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Is it time to scrap ultraprocessed foods?


Ultraprocessed foods (UPFs) make up nearly three-quarters of the entire U.S. food supply and about 60% of Americans’ daily caloric intake. A significant body of research has tied consumption of these foods – awash in added sugar, salt, fat, artificial colors, or preservatives – to cancer, diabetes, and heart disease.

Now, a growing number of studies also link them to poor brain health, including an increased risk of dementia, depression, and anxiety, and some experts are calling for public health policies aimed at reducing UPF consumption.

But what’s the science behind the link between UPFs and brain health and what does it mean for clinicians and their patients?

Under srutiny

A mainstay of diets in countries around the world, UPFs have come under increasing scrutiny because of their link to major diseases. The ingredients in UPFs add little or no nutritional value. Their primary function is to increase a product’s shelf life and palatability. Some recent evidence suggests these foods may be as addictive as tobacco. In addition, two pooled analysis studies using the Yale Food Addiction Scale showed that 14% of adults and 12% of children in the United States may have a UPF addiction.

The most widely used measure of what is, and what is not, a UPF was developed in 2009 by researchers in Brazil. The NOVA food classification system assigns food and beverages to one of four groups:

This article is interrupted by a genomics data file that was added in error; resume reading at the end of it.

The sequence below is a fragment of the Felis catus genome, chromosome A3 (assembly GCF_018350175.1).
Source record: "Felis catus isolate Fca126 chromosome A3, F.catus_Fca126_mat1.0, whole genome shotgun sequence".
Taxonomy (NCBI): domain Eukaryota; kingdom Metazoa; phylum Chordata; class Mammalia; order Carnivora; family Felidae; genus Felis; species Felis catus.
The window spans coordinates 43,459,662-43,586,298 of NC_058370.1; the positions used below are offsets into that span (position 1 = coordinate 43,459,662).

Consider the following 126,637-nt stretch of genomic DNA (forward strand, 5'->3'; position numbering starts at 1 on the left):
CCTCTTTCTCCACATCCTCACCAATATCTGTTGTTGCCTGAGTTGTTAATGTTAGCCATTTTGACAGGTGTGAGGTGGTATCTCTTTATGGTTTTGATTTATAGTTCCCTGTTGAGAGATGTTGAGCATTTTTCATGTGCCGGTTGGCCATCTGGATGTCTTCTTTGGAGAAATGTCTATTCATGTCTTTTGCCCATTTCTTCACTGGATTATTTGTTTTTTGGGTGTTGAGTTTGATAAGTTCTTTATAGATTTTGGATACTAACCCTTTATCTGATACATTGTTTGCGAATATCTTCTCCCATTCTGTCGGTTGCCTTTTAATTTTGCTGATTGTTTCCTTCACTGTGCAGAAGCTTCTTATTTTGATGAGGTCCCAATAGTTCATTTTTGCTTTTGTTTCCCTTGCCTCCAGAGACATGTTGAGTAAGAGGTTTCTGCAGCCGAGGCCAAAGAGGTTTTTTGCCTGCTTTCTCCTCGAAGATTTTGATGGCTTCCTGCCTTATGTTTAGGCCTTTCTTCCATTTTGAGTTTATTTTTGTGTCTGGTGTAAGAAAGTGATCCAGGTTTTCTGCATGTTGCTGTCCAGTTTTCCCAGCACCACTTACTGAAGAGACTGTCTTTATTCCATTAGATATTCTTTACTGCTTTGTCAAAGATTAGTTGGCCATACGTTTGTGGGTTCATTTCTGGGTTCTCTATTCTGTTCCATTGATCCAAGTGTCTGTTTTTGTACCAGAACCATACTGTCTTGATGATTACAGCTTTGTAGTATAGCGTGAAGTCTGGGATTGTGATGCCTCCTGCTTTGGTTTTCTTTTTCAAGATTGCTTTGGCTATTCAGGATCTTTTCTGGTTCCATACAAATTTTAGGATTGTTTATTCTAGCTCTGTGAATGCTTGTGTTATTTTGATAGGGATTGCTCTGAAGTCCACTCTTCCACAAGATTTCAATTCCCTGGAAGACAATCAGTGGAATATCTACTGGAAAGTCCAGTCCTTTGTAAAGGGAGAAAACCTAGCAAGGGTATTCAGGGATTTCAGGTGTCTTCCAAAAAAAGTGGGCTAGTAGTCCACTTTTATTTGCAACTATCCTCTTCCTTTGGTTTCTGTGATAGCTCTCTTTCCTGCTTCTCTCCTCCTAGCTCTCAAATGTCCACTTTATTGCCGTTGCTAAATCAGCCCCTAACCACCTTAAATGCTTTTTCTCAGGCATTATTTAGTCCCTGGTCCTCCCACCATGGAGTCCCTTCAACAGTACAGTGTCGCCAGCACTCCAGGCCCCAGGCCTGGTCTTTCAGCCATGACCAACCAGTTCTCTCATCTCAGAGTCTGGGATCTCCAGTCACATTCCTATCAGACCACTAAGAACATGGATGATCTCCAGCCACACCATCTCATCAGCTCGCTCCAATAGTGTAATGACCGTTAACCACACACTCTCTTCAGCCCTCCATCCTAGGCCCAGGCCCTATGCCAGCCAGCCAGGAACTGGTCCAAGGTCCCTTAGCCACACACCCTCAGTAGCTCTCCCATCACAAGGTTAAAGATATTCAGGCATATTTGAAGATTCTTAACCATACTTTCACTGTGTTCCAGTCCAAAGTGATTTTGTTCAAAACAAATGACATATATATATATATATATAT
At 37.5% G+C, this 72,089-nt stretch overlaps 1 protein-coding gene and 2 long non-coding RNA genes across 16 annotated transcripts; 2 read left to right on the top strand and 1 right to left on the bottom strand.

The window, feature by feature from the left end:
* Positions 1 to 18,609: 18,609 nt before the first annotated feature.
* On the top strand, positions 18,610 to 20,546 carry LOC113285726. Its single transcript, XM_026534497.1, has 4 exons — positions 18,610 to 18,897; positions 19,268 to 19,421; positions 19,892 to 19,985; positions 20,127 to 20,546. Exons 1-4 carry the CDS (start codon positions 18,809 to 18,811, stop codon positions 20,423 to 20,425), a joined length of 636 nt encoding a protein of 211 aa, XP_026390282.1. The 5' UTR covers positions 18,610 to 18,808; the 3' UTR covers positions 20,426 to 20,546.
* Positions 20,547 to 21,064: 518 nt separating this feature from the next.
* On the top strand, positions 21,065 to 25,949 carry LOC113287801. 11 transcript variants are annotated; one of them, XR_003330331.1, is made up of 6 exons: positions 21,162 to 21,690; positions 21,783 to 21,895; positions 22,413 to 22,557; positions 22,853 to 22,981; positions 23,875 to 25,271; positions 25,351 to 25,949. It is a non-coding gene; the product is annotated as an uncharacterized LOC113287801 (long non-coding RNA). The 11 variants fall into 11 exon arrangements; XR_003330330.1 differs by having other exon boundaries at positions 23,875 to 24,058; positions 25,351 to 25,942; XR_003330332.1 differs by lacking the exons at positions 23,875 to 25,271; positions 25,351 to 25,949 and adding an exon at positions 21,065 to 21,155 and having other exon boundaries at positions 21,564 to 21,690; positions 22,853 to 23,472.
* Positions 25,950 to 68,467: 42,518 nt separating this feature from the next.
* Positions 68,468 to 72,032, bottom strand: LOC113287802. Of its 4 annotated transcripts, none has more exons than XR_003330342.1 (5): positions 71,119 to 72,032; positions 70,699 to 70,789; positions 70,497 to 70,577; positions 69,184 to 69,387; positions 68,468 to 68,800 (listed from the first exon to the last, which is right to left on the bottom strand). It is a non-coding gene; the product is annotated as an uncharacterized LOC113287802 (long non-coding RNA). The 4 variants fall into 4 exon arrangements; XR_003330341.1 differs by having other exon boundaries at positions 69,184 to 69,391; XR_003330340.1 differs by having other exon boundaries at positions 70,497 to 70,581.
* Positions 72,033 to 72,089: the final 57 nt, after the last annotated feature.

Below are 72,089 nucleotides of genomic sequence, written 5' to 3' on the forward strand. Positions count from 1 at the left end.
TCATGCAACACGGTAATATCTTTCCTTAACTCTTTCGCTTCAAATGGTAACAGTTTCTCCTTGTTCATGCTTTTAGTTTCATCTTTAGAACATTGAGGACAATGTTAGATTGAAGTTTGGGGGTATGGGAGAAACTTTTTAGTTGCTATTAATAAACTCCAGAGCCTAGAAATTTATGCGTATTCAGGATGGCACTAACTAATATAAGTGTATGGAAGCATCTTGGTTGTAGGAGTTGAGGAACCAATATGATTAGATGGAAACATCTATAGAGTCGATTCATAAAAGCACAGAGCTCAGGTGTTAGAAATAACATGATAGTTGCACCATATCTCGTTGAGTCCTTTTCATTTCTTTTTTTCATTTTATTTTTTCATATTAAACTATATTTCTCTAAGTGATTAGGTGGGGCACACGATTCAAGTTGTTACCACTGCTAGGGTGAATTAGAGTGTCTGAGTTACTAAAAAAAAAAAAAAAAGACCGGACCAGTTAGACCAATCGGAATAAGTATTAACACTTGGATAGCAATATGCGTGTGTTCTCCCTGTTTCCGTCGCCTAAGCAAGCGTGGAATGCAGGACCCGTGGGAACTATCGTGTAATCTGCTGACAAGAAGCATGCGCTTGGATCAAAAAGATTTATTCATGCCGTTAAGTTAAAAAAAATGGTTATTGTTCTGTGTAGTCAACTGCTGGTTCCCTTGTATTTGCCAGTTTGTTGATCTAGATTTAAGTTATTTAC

• Unprocessed and minimally processed foods, such as fruits, vegetables, milk, and meat.
  • Processed culinary ingredients, including white sugar, butter, and oils derived from seeds, nuts, and fruits.
  • Processed foods, such as tomato paste, bacon, canned tuna, and wine.
  • Ultraprocessed foods, such as soda, ice cream, breakfast cereal, and prepackaged meals.

Those sounding the alarm about the potential harmful effects of UPFs are particularly concerned about their consumption by young people. The National Health and Nutrition Examination Survey showed that from 1999 to 2018, highly processed foods accounted for the majority of energy intake in those aged 2-19 years.

One of the most commonly used additives in UPFs, the artificial sweetener aspartame, garnered headlines this summer when the World Health Organization classified it as a likely carcinogen in humans. Aspartame is used in thousands of products, from soda to chewing gum to chewable vitamins.

The U.S. Food and Drug Administration strongly disagreed with the WHO’s position and is sticking by its recommended daily limit of 50 mg/kg of body weight – equivalent to 75 packets of the sweetener Equal – as safe for human consumption.

“Aspartame is one of the most studied food additives in the human food supply,” FDA officials said in a statement, adding that the agency found “significant shortcomings” in the studies the WHO used to justify the new classification. “FDA scientists do not have safety concerns when aspartame is used under the approved conditions.”

Increased attention to consumption of UPFs in general and aspartame particularly in recent years has yielded several studies pointing to the foods’ association with compromised brain health.


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